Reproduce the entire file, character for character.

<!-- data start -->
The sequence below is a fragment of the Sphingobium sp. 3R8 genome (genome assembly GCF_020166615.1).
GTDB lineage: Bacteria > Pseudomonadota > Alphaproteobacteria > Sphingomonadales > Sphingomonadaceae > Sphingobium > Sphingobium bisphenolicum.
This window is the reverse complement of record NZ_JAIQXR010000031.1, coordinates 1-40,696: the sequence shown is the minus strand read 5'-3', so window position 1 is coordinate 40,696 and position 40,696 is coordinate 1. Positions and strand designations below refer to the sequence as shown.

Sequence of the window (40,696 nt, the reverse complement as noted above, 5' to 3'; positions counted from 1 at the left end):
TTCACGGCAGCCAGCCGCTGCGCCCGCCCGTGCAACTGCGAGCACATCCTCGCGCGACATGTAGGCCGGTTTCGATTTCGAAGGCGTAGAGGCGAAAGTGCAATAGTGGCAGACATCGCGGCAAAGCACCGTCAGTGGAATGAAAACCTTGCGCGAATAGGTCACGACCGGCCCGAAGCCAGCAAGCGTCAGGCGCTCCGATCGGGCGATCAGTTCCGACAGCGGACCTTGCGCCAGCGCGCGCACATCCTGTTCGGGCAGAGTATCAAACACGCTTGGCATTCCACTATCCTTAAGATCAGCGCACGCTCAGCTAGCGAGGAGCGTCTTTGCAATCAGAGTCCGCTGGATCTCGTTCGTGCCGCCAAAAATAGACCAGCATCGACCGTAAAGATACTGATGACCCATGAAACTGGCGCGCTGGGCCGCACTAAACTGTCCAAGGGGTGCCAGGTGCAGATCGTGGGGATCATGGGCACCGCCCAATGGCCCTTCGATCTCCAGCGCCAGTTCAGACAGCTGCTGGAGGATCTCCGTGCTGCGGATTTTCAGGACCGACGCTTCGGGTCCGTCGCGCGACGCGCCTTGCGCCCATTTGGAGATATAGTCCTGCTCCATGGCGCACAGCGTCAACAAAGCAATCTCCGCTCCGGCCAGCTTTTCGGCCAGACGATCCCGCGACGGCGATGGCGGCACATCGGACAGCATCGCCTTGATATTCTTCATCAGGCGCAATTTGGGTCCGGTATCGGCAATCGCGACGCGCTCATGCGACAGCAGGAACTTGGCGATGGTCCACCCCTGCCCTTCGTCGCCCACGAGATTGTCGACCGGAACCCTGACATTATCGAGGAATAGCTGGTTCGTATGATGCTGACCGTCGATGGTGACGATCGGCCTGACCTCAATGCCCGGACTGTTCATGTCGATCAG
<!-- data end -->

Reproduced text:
The sequence below is a fragment of the Sphingobium sp. 3R8 genome (genome assembly GCF_020166615.1).
GTDB lineage: Bacteria > Pseudomonadota > Alphaproteobacteria > Sphingomonadales > Sphingomonadaceae > Sphingobium > Sphingobium bisphenolicum.
This window is the reverse complement of record NZ_JAIQXR010000031.1, coordinates 1-40,696: the sequence shown is the minus strand read 5'-3', so window position 1 is coordinate 40,696 and position 40,696 is coordinate 1. Positions and strand designations below refer to the sequence as shown.

Sequence of the window (40,696 nt, the reverse complement as noted above, 5' to 3'; positions counted from 1 at the left end):
TTCACGGCAGCCAGCCGCTGCGCCCGCCCGTGCAACTGCGAGCACATCCTCGCGCGACATGTAGGCCGGTTTCGATTTCGAAGGCGTAGAGGCGAAAGTGCAATAGTGGCAGACATCGCGGCAAAGCACCGTCAGTGGAATGAAAACCTTGCGCGAATAGGTCACGACCGGCCCGAAGCCAGCAAGCGTCAGGCGCTCCGATCGGGCGATCAGTTCCGACAGCGGACCTTGCGCCAGCGCGCGCACATCCTGTTCGGGCAGAGTATCAAACACGCTTGGCATTCCACTATCCTTAAGATCAGCGCACGCTCAGCTAGCGAGGAGCGTCTTTGCAATCAGAGTCCGCTGGATCTCGTTCGTGCCGCCAAAAATAGACCAGCATCGACCGTAAAGATACTGATGACCCATGAAACTGGCGCGCTGGGCCGCACTAAACTGTCCAAGGGGTGCCAGGTGCAGATCGTGGGGATCATGGGCACCGCCCAATGGCCCTTCGATCTCCAGCGCCAGTTCAGACAGCTGCTGGAGGATCTCCGTGCTGCGGATTTTCAGGACCGACGCTTCGGGTCCGTCGCGCGACGCGCCTTGCGCCCATTTGGAGATATAGTCCTGCTCCATGGCGCACAGCGTCAACAAAGCAATCTCCGCTCCGGCCAGCTTTTCGGCCAGACGATCCCGCGACGGCGATGGCGGCACATCGGACAGCATCGCCTTGATATTCTTCATCAGGCGCAATTTGGGTCCGGTATCGGCAATCGCGACGCGCTCATGCGACAGCAGGAACTTGGCGATGGTCCACCCCTGCCCTTCGTCGCCCACGAGATTGTCGACCGGAACCCTGACATTATCGAGGAATAGCTGGTTCGTATGATGCTGACCGTCGATGGTGACGATCGGCCTGACCTCAATGCCCGGACTGTTCATGTCGATCAG